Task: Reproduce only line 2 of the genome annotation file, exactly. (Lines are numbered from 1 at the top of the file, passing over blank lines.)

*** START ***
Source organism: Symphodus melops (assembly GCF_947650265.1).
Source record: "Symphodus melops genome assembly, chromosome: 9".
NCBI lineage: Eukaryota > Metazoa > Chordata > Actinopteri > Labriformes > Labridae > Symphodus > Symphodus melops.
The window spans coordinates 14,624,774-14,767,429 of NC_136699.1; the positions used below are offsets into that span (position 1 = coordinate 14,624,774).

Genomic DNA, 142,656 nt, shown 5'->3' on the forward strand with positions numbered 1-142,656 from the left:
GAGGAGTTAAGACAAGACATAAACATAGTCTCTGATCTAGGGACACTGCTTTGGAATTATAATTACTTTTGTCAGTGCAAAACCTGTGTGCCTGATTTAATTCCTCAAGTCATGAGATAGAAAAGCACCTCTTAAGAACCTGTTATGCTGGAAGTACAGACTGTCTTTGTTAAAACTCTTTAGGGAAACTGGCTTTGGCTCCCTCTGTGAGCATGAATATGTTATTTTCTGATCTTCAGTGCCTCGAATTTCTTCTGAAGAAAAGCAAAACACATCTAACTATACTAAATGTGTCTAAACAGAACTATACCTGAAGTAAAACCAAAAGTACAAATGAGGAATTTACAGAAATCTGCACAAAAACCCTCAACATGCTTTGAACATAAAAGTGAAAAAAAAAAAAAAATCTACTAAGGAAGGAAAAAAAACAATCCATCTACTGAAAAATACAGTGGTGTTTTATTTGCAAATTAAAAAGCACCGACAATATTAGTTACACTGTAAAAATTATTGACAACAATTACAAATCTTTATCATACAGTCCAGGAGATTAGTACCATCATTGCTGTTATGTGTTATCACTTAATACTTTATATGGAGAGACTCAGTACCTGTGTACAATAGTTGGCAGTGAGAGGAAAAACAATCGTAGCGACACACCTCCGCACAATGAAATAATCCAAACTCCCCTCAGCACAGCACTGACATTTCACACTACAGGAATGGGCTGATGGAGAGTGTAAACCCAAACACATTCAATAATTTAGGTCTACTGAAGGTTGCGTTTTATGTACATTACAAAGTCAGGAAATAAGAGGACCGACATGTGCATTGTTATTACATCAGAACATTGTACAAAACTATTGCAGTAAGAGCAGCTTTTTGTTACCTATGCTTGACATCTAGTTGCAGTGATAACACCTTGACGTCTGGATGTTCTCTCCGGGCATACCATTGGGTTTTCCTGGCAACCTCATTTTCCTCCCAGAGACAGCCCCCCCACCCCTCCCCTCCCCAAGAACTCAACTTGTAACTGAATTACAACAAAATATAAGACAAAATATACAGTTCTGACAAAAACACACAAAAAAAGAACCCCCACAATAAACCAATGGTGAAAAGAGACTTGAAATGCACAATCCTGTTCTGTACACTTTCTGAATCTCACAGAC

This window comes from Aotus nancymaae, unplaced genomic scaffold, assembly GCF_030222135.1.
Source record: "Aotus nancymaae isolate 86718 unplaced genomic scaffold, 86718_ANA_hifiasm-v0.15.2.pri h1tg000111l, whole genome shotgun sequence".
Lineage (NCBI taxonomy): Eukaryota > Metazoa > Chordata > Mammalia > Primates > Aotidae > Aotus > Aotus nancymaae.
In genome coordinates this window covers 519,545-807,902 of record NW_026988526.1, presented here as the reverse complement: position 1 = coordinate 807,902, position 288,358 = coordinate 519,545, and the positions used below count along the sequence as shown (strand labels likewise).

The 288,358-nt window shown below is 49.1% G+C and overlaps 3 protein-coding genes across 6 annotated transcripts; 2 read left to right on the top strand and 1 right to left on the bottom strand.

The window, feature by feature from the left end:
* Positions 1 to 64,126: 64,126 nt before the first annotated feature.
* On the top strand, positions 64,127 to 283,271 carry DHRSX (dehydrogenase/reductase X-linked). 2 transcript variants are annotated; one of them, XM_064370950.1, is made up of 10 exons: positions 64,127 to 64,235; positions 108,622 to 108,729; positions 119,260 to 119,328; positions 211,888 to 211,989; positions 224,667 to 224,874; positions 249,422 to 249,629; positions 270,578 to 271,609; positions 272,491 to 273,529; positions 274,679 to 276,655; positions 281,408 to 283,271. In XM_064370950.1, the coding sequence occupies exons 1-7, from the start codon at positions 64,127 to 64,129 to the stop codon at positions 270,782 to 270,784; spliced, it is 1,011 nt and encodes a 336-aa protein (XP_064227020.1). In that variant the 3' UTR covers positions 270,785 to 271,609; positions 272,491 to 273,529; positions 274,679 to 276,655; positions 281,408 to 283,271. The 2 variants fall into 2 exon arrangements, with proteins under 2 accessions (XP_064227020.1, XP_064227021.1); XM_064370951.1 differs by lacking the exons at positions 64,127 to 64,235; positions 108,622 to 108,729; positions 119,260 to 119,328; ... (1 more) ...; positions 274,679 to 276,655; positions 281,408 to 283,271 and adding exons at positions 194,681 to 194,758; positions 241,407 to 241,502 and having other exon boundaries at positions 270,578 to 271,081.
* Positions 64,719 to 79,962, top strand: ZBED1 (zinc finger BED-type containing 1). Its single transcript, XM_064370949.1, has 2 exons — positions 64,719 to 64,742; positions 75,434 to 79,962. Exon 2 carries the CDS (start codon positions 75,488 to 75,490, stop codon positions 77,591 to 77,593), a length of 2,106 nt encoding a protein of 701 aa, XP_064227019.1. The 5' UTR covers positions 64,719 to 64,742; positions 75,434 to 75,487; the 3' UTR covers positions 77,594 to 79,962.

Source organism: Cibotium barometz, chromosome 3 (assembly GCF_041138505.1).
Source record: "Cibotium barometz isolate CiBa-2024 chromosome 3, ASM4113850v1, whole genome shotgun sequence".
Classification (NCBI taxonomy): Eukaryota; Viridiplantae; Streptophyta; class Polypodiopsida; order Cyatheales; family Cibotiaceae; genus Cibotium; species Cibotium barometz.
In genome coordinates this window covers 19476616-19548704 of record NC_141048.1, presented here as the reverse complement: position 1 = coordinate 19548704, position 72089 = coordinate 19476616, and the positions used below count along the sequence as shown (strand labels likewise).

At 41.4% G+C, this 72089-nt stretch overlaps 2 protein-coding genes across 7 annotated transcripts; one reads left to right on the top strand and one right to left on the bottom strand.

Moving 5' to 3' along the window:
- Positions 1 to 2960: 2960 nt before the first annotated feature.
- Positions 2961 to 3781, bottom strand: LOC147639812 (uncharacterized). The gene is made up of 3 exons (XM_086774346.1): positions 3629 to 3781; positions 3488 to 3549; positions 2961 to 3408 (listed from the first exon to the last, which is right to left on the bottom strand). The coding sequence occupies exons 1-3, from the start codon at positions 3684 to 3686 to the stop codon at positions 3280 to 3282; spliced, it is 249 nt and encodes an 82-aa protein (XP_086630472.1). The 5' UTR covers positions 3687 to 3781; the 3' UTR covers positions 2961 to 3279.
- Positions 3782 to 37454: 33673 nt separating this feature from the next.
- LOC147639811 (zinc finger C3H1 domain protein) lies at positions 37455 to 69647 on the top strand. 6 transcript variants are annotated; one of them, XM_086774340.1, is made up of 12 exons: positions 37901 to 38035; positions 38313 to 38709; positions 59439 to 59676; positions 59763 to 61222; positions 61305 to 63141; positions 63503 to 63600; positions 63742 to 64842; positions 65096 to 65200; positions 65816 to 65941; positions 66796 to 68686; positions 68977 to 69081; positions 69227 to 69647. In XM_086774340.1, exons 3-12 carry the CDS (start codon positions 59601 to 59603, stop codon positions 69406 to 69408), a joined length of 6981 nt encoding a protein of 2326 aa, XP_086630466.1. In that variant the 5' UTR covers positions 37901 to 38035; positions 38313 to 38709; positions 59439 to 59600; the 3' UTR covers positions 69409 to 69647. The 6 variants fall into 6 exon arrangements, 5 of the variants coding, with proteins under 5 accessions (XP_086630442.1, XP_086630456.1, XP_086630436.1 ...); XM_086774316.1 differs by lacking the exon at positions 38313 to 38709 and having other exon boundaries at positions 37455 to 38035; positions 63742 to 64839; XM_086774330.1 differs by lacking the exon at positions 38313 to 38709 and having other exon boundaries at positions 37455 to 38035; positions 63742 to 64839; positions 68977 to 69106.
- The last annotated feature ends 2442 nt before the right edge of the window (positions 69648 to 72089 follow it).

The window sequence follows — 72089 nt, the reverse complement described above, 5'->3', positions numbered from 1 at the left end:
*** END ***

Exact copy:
Source record: "Symphodus melops genome assembly, chromosome: 9".